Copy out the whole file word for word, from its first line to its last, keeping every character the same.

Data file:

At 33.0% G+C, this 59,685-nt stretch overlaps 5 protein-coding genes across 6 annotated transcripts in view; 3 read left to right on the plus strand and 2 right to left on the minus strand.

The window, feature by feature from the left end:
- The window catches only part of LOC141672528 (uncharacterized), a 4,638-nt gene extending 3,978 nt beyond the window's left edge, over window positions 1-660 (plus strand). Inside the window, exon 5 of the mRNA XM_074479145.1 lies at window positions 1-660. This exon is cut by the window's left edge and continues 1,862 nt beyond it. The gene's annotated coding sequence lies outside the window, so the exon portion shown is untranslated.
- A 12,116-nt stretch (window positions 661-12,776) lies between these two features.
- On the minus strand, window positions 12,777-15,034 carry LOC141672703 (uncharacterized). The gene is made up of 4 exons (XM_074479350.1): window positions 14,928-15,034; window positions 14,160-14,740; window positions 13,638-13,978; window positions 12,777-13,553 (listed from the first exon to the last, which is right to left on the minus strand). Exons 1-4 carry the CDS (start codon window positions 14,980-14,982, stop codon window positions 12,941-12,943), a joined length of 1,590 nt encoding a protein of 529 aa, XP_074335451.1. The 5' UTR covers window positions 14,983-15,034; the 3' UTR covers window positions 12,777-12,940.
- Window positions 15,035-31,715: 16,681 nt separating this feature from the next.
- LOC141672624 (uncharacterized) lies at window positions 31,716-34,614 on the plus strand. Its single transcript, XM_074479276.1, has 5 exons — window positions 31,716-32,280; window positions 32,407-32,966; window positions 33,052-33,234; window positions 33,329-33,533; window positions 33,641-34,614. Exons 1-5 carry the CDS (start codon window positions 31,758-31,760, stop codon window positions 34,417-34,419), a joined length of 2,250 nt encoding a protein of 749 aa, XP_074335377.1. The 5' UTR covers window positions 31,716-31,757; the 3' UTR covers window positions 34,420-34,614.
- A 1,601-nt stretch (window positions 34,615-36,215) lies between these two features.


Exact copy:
At 33.0% G+C, this 59,685-nt stretch overlaps 5 protein-coding genes across 6 annotated transcripts in view; 3 read left to right on the plus strand and 2 right to left on the minus strand.

The window, feature by feature from the left end:
- The window catches only part of LOC141672528 (uncharacterized), a 4,638-nt gene extending 3,978 nt beyond the window's left edge, over window positions 1-660 (plus strand). Inside the window, exon 5 of the mRNA XM_074479145.1 lies at window positions 1-660. This exon is cut by the window's left edge and continues 1,862 nt beyond it. The gene's annotated coding sequence lies outside the window, so the exon portion shown is untranslated.
- A 12,116-nt stretch (window positions 661-12,776) lies between these two features.
- On the minus strand, window positions 12,777-15,034 carry LOC141672703 (uncharacterized). The gene is made up of 4 exons (XM_074479350.1): window positions 14,928-15,034; window positions 14,160-14,740; window positions 13,638-13,978; window positions 12,777-13,553 (listed from the first exon to the last, which is right to left on the minus strand). Exons 1-4 carry the CDS (start codon window positions 14,980-14,982, stop codon window positions 12,941-12,943), a joined length of 1,590 nt encoding a protein of 529 aa, XP_074335451.1. The 5' UTR covers window positions 14,983-15,034; the 3' UTR covers window positions 12,777-12,940.
- Window positions 15,035-31,715: 16,681 nt separating this feature from the next.
- LOC141672624 (uncharacterized) lies at window positions 31,716-34,614 on the plus strand. Its single transcript, XM_074479276.1, has 5 exons — window positions 31,716-32,280; window positions 32,407-32,966; window positions 33,052-33,234; window positions 33,329-33,533; window positions 33,641-34,614. Exons 1-5 carry the CDS (start codon window positions 31,758-31,760, stop codon window positions 34,417-34,419), a joined length of 2,250 nt encoding a protein of 749 aa, XP_074335377.1. The 5' UTR covers window positions 31,716-31,757; the 3' UTR covers window positions 34,420-34,614.
- A 1,601-nt stretch (window positions 34,615-36,215) lies between these two features.